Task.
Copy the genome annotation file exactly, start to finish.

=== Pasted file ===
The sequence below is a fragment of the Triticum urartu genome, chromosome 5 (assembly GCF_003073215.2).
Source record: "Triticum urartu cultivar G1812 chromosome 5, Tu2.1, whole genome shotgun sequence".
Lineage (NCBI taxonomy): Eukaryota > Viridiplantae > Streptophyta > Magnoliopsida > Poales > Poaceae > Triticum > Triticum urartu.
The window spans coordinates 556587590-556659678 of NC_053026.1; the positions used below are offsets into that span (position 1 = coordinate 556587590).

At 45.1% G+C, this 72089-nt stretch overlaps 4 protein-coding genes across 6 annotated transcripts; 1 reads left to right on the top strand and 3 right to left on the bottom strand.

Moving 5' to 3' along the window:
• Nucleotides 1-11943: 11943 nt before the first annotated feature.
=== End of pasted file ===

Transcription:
The sequence below is a fragment of the Triticum urartu genome, chromosome 5 (assembly GCF_003073215.2).
Source record: "Triticum urartu cultivar G1812 chromosome 5, Tu2.1, whole genome shotgun sequence".
Lineage (NCBI taxonomy): Eukaryota > Viridiplantae > Streptophyta > Magnoliopsida > Poales > Poaceae > Triticum > Triticum urartu.
The window spans coordinates 556587590-556659678 of NC_053026.1; the positions used below are offsets into that span (position 1 = coordinate 556587590).

At 45.1% G+C, this 72089-nt stretch overlaps 4 protein-coding genes across 6 annotated transcripts; 1 reads left to right on the top strand and 3 right to left on the bottom strand.

Moving 5' to 3' along the window:
• Nucleotides 1-11943: 11943 nt before the first annotated feature.